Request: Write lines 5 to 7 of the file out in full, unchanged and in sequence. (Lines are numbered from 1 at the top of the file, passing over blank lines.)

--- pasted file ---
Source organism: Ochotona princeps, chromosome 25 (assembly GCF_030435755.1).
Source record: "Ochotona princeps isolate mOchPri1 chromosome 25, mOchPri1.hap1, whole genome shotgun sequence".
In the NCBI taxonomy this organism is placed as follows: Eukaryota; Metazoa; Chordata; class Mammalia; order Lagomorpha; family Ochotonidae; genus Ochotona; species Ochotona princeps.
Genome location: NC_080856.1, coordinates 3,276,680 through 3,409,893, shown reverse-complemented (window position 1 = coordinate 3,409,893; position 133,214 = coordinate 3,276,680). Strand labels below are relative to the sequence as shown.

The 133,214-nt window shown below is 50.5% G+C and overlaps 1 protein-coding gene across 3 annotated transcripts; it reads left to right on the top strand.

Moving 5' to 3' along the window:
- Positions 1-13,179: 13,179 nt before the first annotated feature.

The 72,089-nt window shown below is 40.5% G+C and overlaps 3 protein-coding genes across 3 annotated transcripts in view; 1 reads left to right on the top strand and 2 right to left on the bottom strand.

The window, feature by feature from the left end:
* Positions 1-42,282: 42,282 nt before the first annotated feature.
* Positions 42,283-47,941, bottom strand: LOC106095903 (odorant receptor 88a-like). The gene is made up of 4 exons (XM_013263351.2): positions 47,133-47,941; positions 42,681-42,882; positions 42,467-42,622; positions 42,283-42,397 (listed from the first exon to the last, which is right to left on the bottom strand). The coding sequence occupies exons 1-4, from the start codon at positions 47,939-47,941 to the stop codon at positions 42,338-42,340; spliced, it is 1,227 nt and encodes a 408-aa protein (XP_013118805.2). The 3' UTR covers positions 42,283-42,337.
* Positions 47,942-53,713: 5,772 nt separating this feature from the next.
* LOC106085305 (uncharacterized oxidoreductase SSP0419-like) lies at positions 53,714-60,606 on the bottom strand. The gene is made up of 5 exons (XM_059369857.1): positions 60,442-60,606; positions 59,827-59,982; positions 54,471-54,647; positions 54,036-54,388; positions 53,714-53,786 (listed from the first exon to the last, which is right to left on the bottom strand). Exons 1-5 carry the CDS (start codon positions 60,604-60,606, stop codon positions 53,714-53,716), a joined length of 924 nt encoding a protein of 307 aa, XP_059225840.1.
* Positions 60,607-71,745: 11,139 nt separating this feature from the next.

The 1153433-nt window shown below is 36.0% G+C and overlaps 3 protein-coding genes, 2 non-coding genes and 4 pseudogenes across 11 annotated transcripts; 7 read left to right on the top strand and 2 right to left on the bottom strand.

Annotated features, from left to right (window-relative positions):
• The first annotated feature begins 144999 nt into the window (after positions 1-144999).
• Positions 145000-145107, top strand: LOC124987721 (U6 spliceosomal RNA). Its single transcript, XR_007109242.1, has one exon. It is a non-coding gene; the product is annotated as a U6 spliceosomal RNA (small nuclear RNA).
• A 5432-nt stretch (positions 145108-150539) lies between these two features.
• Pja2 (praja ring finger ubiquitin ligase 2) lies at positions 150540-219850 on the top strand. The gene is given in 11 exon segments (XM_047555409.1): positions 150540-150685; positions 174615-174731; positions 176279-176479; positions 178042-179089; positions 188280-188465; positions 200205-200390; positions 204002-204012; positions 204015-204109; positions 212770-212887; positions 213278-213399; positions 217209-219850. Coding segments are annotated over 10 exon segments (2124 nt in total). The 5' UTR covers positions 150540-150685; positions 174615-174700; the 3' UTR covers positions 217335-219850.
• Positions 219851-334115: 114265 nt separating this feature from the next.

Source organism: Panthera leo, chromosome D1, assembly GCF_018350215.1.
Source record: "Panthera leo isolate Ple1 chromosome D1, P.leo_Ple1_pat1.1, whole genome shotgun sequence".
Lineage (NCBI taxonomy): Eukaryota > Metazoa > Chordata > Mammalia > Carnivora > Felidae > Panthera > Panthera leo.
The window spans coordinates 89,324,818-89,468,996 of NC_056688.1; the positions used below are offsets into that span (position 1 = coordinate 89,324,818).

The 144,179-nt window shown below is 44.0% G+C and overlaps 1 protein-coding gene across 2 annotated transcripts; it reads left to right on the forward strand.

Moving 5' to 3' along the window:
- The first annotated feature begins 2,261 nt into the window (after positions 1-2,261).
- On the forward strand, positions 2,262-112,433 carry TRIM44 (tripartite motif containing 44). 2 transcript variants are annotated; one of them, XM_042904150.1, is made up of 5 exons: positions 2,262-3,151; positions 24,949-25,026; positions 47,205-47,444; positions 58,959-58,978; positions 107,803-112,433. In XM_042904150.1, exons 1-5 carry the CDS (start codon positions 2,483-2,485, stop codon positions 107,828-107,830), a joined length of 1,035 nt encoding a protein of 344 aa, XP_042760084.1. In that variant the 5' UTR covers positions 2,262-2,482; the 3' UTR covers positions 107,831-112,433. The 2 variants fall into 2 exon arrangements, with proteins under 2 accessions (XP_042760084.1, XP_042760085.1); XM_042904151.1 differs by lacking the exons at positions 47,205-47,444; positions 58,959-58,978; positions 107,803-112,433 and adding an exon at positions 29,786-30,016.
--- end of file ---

The 133,214-nt window shown below is 50.5% G+C and overlaps 1 protein-coding gene across 3 annotated transcripts; it reads left to right on the top strand.

Moving 5' to 3' along the window:
- Positions 1-13,179: 13,179 nt before the first annotated feature.